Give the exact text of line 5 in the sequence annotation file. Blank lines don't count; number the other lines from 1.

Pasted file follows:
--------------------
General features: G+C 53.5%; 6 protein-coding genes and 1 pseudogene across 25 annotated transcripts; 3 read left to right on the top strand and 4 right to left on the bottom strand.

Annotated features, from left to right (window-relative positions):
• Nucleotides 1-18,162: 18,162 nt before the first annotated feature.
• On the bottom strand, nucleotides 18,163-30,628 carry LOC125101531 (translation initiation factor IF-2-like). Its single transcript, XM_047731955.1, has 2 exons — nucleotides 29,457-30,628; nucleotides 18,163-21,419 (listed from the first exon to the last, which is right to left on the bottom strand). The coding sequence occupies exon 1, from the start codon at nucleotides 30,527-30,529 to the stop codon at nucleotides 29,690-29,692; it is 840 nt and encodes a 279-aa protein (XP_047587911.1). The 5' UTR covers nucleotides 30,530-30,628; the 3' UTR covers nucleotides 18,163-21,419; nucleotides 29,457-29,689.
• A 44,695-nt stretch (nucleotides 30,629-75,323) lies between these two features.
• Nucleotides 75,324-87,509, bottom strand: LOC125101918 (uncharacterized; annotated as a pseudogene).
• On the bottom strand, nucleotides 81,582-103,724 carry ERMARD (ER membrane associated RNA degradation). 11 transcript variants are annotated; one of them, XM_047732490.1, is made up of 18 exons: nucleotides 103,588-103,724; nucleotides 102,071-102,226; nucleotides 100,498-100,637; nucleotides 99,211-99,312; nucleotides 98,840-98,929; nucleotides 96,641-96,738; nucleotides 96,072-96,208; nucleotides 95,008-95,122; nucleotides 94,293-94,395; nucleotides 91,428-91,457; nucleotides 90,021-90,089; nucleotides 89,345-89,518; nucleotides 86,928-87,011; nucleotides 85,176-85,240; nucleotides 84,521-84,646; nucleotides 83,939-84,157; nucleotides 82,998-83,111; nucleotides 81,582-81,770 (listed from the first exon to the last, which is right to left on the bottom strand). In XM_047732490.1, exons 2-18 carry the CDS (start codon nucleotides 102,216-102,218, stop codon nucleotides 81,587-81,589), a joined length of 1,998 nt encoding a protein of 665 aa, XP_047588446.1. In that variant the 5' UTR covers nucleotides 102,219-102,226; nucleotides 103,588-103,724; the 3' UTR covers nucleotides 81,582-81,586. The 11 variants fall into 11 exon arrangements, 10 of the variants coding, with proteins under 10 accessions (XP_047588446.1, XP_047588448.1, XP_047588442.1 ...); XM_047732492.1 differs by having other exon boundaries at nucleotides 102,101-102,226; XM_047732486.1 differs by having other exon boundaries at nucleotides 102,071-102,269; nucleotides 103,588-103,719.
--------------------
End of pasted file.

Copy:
• A 44,695-nt stretch (nucleotides 30,629-75,323) lies between these two features.